Despite concerns from researchers and organizations, the U.S. National Institutes of Health (NIH) is adamant about implementing its new mandate requiring foreign partners to share raw data and notebooks at regular set intervals with their primary U.S. grant recipient, releasing its final guidance on September 15.
The policy is set to go into effect on March 2, 2024.
This policy has drawn criticism from researchers who are concerned that it may impede or erode international collaborations, particularly in developing nations, and may be perceived as an overreach. In addition, they suggest, such a blanket requirement for all foreign grant recipients to submit all raw data would be burdensome, expensive, and unnecessary.
The mandate as originally written requires all foreign subrecipients to “to provide copies of all lab notebooks, all data, and all documentation that supports the research outcomes as described in the progress report. These supporting materials must be provided to the prime recipient with each scientific update (no less than once every three months).” This was amended to “no less than once every six months, or more frequently based on risks” in updated guidance released in June. The final policy further extends the period to “no less than once per year.”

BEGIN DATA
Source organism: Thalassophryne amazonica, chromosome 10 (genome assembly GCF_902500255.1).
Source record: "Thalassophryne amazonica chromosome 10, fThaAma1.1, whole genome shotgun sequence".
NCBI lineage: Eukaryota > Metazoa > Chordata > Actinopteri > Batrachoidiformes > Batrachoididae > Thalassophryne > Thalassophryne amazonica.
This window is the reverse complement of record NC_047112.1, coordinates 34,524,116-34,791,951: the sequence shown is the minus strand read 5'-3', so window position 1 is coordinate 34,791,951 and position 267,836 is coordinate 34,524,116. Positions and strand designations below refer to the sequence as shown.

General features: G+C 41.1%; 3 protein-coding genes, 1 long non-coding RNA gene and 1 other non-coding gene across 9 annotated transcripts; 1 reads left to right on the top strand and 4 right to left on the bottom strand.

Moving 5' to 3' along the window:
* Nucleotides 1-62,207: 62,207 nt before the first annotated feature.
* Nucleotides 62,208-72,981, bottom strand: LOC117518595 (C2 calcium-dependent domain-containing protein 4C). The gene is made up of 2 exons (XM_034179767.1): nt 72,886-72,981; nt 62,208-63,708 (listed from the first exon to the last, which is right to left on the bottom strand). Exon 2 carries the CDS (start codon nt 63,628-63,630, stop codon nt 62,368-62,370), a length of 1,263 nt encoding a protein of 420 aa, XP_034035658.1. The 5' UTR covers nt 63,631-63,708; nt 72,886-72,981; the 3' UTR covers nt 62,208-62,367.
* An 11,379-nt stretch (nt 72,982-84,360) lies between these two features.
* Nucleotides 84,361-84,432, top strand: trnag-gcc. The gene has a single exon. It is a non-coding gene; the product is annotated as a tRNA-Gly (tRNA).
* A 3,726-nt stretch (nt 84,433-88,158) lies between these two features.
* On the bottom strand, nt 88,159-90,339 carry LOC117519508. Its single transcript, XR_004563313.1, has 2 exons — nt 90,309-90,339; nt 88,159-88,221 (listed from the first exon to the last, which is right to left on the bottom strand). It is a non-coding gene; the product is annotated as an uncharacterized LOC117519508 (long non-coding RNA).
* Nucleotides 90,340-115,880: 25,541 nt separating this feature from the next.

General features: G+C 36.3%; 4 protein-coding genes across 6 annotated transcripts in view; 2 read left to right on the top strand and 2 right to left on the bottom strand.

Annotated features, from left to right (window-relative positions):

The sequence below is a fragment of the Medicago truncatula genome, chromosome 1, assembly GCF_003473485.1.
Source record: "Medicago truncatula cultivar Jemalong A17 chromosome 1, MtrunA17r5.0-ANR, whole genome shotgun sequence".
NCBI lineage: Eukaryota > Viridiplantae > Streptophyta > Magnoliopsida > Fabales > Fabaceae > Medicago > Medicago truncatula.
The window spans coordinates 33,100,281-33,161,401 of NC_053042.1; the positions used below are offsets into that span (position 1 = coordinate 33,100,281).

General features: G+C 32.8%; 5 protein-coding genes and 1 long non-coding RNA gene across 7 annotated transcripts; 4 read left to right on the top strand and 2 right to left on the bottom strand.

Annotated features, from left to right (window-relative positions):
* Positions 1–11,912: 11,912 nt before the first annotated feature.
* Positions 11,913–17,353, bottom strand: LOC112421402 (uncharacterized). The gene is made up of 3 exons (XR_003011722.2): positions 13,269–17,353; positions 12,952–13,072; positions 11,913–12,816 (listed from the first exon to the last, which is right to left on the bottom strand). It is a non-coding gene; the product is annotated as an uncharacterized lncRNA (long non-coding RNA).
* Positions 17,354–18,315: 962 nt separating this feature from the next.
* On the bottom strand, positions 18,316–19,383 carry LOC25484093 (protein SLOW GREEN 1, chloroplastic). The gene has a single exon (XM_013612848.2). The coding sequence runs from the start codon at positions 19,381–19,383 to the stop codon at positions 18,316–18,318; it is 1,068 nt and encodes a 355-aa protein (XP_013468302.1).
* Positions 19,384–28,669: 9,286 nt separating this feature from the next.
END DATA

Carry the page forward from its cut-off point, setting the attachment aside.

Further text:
International collaborators have previously only submitted data to U.S. partners as needed for use in publications and have kept their raw data unless requested for an NIH audit.
The NIH says that it developed the policy in response to recommendations from government watchdog reports undertaken following concerns over an NIH subaward given to the Wuhan Institute of Virology (WIV). There have been unsubstantiated allegations that the SARS-CoV-2 virus leaked from the WIV’s laboratory. The WIV has been barred from receiving U.S. government funding for not sharing its lab notebooks and electronic records.